Welcome to Sweden is NBC’s new summer sitcom starring Greg Poehler (Amy’s brother) as a Midwestern accountant named Bruce who moves to Sweden to be with his girlfriend Emma, played by Josephine Bornebusch. My wife Kristine, who was born and raised in Sweden, and I thought it would be fun to compare our own experiences to the cultural clashes presented in the show.
Episode three, which aired tonight, begins with Emma compulsively checking her apartment’s peephole to make sure she won’t bump into any neighbors. Going to extreme lengths to avoid having to interact with other Swedes is apparently not unusual behavior. “I know someone who refuses to live in a house because he doesn’t want to have to say hello to neighbors,” Kristine says. “His partner wants a house with a garden for their kids. But he’s worried about the neighbors.”
The running gag throughout the rest of the show is that Bruce tries desperately to be neighborly to Swedes and they shun him. “In Sweden, basically, you more or less leave each other alone,” Kristine says.
The primary plotline of this episode involves Emma and Bruce proving their relationship status to a Swedish immigration officer. Kristine and I went through something similar with U.S. immigration when we moved here, and it is a bit nerve-wracking even if you have nothing to hide. But while Kristine and I talked to a functionary in a DMV-like booth together, Emma and Bruce must go to an office to meet with an immigration officer separately. And their officer comes to their apartment to investigate them. Nothing like that happened to us. (I recall at one point in our meeting instinctively picking a piece of lint off of Kristine’s back during the interview, making eye contact with the immigration officer, and thinking “we’re home free.”)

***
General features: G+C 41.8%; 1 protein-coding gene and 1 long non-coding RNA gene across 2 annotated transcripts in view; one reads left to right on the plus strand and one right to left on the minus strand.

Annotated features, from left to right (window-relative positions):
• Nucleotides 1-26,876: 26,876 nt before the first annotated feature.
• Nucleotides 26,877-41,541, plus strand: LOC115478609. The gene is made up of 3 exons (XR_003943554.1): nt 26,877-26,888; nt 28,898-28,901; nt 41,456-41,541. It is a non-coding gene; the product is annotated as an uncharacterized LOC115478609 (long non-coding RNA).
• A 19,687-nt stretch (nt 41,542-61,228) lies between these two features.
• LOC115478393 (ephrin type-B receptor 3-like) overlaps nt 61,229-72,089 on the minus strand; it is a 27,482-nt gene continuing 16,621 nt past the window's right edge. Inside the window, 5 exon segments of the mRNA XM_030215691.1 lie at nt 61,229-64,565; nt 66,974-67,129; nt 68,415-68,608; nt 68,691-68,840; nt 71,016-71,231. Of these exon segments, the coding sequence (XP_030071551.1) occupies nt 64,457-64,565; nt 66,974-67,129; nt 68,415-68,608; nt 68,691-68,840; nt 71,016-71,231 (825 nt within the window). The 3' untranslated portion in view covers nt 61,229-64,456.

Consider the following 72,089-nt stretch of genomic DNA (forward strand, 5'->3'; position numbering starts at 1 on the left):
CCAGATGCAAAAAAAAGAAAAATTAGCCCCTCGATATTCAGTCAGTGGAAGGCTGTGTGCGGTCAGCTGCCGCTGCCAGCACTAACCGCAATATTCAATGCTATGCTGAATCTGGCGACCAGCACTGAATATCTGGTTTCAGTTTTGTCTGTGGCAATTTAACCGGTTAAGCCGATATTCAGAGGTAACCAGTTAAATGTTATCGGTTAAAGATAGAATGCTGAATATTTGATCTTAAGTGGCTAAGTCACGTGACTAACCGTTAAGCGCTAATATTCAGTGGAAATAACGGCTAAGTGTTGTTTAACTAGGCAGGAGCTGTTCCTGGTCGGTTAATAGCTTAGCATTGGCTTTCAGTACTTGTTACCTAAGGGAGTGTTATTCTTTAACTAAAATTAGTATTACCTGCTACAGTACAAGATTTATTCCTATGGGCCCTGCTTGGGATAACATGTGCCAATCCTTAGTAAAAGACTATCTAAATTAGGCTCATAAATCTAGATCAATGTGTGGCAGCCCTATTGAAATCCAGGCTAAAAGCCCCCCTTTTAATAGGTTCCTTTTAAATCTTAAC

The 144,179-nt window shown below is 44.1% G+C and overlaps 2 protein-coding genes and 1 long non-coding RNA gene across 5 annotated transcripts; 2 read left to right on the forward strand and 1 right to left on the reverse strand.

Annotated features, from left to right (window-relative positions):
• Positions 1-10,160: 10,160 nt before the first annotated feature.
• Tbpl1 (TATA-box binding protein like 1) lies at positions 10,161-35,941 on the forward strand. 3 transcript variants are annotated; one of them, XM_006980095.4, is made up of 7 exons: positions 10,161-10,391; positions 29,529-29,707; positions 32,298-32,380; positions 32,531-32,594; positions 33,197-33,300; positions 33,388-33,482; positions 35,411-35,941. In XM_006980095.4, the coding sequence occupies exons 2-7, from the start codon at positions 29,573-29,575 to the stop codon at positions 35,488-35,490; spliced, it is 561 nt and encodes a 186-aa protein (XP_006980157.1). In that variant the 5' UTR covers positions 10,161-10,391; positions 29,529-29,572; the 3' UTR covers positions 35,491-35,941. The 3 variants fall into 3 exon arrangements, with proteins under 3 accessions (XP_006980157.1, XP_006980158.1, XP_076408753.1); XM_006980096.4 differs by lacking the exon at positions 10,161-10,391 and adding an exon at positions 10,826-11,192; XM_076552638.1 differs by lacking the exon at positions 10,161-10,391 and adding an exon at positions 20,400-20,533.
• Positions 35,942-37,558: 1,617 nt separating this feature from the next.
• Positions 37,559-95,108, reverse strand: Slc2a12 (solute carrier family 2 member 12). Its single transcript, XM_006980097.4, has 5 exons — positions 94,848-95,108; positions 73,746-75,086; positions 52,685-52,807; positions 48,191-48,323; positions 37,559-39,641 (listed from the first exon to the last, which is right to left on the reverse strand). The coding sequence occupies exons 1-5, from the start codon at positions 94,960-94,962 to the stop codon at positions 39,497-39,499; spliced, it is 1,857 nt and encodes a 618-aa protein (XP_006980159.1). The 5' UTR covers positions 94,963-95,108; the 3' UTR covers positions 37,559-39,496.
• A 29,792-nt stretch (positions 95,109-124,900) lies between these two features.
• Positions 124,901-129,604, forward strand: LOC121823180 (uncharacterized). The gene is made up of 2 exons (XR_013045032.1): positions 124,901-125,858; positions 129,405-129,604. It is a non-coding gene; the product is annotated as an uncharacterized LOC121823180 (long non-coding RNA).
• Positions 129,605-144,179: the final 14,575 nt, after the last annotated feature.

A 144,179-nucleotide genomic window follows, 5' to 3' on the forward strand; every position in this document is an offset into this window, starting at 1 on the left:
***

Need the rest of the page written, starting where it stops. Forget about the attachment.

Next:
But the next scene is instantly familiar to Kristine. Emma questions Bruce about all of the furniture he has moved from the U.S. to their new apartment. “He’s ruining the entire apartment with his ugly furniture, no? Going to have to get rid of all that,” Kristine suggests. I ask Kristine what she’s insinuating. “She’s probably insinuating that the furniture is tacky, that Bruce has got no taste, and that I recognize the situation,” she says. The idea that Americans are less stylish than Europeans will be a running theme throughout the show, as it is in our lives.
Emma’s idiot brother shows up and becomes enthralled by Bruce’s La-Z-Boy. “It’s like a Transformer… But it’s a chair. It’s a Transformer chair!” I ask Kristine if no one has “Transformer chairs” in Sweden. “Is it just a folding chair?” she asks. I try to explain the concept of a La-Z-Boy while in the show the idiot brother character gets stuck in the La-Z-Boy.
In the next scene, Bruce chases down a neighbor to try to say hi and the neighbor runs all the way back to his apartment to escape. “The neighbors are fleeing. That doesn’t happen,” Kristine says. I thought she said that’s what her friend does. “No my friend is preempting having to do that. You don’t run away like a maniac.”
In the episode’s final act, Emma goes into a dramatic spiel about how she’s never moved in with a boyfriend before and is “not used to accepting stupid wooden bars and stuff like that.” Again, Kristine empathizes. “It’s tough, Jer. It’s tough having to accept stupid tacky furniture ruining the entire apartment.”
The episode ends with Emma having a nightmare about Bruce’s stalker ex-girlfriend/client, Aubrey Plaza, showing up in their bed and having sex with Bruce. She wakes up and smacks him in sitcom-like fashion. Bruce has spent a lot of time in this episode taking and rejecting calls from Plaza, the cause of Emma’s nightmare.
“Can’t trust men acting funny on the phone,” Kristine says. “Just like Tiger Woods being funny on the phone.” Tiger Woods was married to a Swedish woman before she found him “being funny on the phone” and then in real life. It did not end well for him. Duly noted.
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